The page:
and John Sanford
Hellboy is such a severe name for so laid-back a superhero. Not that the 6-foot-5, half-human/half-demon red bruiser with a stone hand the size of a Buick is reluctant to do his duty. When Hellboy is fighting a nemesis, for example, he doesn’t want any help—it’s “the whole lonely-hero thing,” an associate sighs—and he doesn’t hesitate to use his Right Hand of Doom to crush skulls when necessary.
But that doesn’t mean he can’t obsess over his love life. Or worry that, after a particularly arduous battle, he might be sore the next morning. Even when Hellboy gets sent flying through walls and out the window of some creepy mansion by a tentacled, gargoyle-looking monster, his response is one not of vengeance but of workaday resignation: “Aw, crap.”
Hellboy, in another words, is the Hulk crossed with George Costanza.
The movie itself, though, based on the comic by Mike Mignola, is a bit more dark and disturbed than ol’ Cantstandya. Hellboy walks you through the origins of its title character in a rain-soaked introduction that’s typically portentous and unclear: It’s 1944, and “madman” Grigori Rasputin (Karel Roden) is trying to unleash the seven gods of chaos. With a chant that sounds something like “Ayeh-ohem-urm-arrr!” a portal is opened, a blast of silver illuminates the night sky, and along with the forces of evil comes a tiny red boy with a taste for Baby Ruths.
The horned child is rescued from the dark side by Professor Broom, who names him Hellboy and raises him as his own. Sixty years later, Hellboy (Ron Perlman) is reintroduced living in a cozy studio at Broom’s Bureau for Paranormal Research and Defense, blessed with a slowly aging body but cursed with the soul of the cranky AARPer he truly is. His existence is the stuff of yeti-esque legend, and in a scene in which Broom (John Hurt) invites young FBI Agent John Myers (Rupert Evans) to help his son fight the resurfaced Rasputin, Hellboy’s coolness is decisively established: Myers, at the sight of the weight-lifting, cigar-smoking beast, drops all professional pretense and whispers his name with the perfectly wide-eyed, gape-mouthed expression of a fanboy.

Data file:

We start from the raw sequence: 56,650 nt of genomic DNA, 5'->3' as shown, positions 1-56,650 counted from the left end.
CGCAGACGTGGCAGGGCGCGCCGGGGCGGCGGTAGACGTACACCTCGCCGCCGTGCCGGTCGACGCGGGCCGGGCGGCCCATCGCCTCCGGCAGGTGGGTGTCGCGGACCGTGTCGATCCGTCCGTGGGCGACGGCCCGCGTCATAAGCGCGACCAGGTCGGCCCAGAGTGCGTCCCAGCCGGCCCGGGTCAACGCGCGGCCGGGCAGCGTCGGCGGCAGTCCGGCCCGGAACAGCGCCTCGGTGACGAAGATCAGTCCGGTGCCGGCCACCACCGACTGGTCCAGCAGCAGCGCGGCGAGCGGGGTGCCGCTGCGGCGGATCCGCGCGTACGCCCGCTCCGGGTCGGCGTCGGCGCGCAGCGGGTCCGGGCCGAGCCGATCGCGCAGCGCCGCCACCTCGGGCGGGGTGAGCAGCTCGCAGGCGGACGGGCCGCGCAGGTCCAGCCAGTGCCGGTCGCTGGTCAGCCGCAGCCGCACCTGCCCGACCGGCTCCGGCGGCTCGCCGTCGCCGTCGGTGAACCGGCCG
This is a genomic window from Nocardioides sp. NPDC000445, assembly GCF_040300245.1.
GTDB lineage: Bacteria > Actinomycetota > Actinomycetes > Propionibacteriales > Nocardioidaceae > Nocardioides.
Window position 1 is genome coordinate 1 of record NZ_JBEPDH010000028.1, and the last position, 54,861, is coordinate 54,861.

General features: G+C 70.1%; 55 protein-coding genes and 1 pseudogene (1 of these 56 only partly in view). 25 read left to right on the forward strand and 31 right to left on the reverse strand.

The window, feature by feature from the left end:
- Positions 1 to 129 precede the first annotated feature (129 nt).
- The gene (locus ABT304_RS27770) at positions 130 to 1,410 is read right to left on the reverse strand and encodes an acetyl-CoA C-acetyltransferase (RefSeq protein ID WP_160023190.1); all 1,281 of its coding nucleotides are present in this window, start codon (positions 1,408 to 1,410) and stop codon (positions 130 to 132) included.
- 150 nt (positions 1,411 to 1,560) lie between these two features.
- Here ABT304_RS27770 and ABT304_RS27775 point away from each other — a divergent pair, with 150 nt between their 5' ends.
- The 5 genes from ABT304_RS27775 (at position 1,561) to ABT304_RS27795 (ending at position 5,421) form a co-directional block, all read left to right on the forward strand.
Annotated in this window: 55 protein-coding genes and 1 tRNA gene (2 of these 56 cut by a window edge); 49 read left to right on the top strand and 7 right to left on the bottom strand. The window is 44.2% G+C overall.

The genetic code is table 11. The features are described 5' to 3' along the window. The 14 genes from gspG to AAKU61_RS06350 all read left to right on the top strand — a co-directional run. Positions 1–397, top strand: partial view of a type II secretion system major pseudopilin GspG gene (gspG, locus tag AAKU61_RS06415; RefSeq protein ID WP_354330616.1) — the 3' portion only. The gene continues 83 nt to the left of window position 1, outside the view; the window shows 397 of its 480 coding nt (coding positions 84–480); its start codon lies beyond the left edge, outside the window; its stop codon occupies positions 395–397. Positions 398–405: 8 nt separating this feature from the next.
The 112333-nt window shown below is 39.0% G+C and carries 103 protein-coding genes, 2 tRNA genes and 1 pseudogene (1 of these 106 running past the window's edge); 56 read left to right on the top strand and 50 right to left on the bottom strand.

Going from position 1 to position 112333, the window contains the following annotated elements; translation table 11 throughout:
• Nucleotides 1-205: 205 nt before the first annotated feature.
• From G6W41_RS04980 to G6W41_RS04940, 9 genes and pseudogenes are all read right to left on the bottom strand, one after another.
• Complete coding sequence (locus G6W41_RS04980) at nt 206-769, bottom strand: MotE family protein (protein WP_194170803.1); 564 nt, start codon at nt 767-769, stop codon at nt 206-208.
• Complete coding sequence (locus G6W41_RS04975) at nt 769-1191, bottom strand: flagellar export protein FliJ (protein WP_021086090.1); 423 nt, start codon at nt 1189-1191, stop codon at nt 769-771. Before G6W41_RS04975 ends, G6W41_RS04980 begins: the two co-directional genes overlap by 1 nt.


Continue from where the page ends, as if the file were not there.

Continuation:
It’s not obvious what Rasputin, who apparently can’t be killed, is really up to, but his bag of tricks include a Nazi who sports a face-covering “anti-life mask” and blades for hands. More dangerous, though, is the octopuslike and very angry Sammael (Brian Steele), a giant “demon of resurrection” who lays eggs like a mosquito and is Rasputin’s main tool for trying to force Hellboy back to his evil origins. The narrative is predominantly taken from Mignola’s first Hellboy book, Seed of Destruction, and though director and co-writer Guillermo del Toro may not flesh out the movie’s central conflict too well, the concept of Hellboy vs. All the Bad Guys is presented obviously enough for even nonfans to get the gist.
The action sequences, which alternately show Hellboy kicking ass and being knocked on his own, aren’t particularly breathtaking, but just like the everyday details of X-Men’s thoroughly charming mutant world, the rest of Hellboy’s life more than makes up for any boredom you’ll feel during the fighting. His biggest weakness, besides stogies and nachos, is the lovely Liz Sherman (Selma Blair), a fire-starter who’s locked herself in a mental institution after one too many “episodes.” Hellboy’s pining after this fellow freak is touching but more often flat-out funny, particularly in a scene in which he tortures himself by watching her with Myers after she agrees to leave the hospital. Perched on a rooftop as the two go out to get coffee, Hellboy tells a kid who spots him that “he’s on a mission” and then gives an exasperated play-by-play: “She’s laughing. She’s sitting on a park bench, and she’s laughing!”